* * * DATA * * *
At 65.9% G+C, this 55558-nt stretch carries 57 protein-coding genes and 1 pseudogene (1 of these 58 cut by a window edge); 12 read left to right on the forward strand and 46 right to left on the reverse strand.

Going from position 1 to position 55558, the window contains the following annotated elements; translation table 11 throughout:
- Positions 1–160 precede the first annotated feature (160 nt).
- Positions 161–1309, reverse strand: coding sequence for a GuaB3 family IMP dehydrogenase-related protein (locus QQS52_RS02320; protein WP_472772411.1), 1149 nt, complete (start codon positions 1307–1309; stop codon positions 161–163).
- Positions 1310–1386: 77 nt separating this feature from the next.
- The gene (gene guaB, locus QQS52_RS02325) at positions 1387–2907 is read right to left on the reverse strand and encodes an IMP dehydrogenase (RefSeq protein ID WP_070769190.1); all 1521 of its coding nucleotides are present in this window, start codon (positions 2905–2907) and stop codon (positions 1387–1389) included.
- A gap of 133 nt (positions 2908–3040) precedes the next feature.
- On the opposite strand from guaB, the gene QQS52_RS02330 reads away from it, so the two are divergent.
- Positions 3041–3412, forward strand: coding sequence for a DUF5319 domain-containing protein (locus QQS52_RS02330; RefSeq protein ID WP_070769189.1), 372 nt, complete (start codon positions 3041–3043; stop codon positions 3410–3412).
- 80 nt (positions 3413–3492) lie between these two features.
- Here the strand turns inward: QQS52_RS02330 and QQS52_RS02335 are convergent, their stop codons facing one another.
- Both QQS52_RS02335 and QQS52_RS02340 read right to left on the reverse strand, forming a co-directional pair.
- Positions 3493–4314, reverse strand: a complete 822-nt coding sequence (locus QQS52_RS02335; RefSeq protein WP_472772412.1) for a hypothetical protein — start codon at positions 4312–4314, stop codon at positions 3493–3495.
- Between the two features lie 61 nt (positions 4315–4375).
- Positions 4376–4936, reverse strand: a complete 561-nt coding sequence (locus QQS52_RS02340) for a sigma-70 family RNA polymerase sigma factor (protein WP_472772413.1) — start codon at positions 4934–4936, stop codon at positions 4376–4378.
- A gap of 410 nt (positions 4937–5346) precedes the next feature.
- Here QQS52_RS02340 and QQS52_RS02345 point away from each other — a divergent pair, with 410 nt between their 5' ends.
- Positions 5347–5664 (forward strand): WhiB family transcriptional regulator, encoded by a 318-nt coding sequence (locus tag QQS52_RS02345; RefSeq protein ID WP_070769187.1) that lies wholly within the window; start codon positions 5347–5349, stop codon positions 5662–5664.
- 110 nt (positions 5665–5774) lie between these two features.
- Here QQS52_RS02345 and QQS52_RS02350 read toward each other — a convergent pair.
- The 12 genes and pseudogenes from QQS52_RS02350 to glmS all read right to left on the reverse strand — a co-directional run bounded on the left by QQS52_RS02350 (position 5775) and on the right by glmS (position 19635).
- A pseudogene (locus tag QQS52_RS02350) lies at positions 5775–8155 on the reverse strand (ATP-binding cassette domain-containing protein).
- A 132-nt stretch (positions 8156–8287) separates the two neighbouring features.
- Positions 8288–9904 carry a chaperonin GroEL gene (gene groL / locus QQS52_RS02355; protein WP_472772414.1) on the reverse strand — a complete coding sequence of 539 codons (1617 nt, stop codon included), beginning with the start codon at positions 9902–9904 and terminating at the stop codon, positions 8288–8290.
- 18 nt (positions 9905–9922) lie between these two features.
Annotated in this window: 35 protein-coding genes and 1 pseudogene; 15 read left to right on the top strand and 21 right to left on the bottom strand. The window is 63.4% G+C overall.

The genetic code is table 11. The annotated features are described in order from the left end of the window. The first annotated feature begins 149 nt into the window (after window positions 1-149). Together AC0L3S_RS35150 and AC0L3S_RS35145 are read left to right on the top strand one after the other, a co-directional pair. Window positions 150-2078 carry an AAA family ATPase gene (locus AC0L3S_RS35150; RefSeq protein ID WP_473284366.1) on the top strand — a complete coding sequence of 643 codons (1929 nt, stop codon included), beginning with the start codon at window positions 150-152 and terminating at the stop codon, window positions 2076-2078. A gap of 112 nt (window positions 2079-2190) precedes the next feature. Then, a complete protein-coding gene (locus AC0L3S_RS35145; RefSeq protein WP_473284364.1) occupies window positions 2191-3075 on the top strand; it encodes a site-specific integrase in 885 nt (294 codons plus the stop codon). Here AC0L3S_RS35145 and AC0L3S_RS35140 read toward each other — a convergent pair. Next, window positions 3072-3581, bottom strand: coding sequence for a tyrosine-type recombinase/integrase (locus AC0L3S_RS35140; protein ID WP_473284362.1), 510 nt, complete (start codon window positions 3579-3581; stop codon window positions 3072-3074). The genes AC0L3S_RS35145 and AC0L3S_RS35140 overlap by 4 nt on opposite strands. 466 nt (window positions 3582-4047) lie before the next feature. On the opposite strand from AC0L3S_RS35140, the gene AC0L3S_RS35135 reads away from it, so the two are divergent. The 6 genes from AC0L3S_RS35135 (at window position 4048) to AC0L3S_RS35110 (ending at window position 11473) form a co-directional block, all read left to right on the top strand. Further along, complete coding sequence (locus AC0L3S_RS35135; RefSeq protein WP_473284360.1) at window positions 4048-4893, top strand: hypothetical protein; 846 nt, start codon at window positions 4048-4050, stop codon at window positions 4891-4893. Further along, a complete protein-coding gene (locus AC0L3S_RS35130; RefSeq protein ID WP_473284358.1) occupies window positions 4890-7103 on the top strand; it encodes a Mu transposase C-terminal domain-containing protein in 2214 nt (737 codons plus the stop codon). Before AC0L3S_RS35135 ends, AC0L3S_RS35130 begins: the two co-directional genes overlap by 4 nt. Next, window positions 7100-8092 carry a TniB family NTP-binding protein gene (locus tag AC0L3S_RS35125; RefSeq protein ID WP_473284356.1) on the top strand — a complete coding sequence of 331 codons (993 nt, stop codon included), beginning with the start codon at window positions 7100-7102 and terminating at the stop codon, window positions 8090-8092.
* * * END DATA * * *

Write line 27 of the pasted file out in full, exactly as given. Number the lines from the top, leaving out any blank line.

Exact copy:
The genetic code is table 11. The annotated features are described in order from the left end of the window. The first annotated feature begins 149 nt into the window (after window positions 1-149). Together AC0L3S_RS35150 and AC0L3S_RS35145 are read left to right on the top strand one after the other, a co-directional pair. Window positions 150-2078 carry an AAA family ATPase gene (locus AC0L3S_RS35150; RefSeq protein ID WP_473284366.1) on the top strand — a complete coding sequence of 643 codons (1929 nt, stop codon included), beginning with the start codon at window positions 150-152 and terminating at the stop codon, window positions 2076-2078. A gap of 112 nt (window positions 2079-2190) precedes the next feature. Then, a complete protein-coding gene (locus AC0L3S_RS35145; RefSeq protein WP_473284364.1) occupies window positions 2191-3075 on the top strand; it encodes a site-specific integrase in 885 nt (294 codons plus the stop codon). Here AC0L3S_RS35145 and AC0L3S_RS35140 read toward each other — a convergent pair. Next, window positions 3072-3581, bottom strand: coding sequence for a tyrosine-type recombinase/integrase (locus AC0L3S_RS35140; protein ID WP_473284362.1), 510 nt, complete (start codon window positions 3579-3581; stop codon window positions 3072-3074). The genes AC0L3S_RS35145 and AC0L3S_RS35140 overlap by 4 nt on opposite strands. 466 nt (window positions 3582-4047) lie before the next feature. On the opposite strand from AC0L3S_RS35140, the gene AC0L3S_RS35135 reads away from it, so the two are divergent. The 6 genes from AC0L3S_RS35135 (at window position 4048) to AC0L3S_RS35110 (ending at window position 11473) form a co-directional block, all read left to right on the top strand. Further along, complete coding sequence (locus AC0L3S_RS35135; RefSeq protein WP_473284360.1) at window positions 4048-4893, top strand: hypothetical protein; 846 nt, start codon at window positions 4048-4050, stop codon at window positions 4891-4893. Further along, a complete protein-coding gene (locus AC0L3S_RS35130; RefSeq protein ID WP_473284358.1) occupies window positions 4890-7103 on the top strand; it encodes a Mu transposase C-terminal domain-containing protein in 2214 nt (737 codons plus the stop codon). Before AC0L3S_RS35135 ends, AC0L3S_RS35130 begins: the two co-directional genes overlap by 4 nt. Next, window positions 7100-8092 carry a TniB family NTP-binding protein gene (locus tag AC0L3S_RS35125; RefSeq protein ID WP_473284356.1) on the top strand — a complete coding sequence of 331 codons (993 nt, stop codon included), beginning with the start codon at window positions 7100-7102 and terminating at the stop codon, window positions 8090-8092.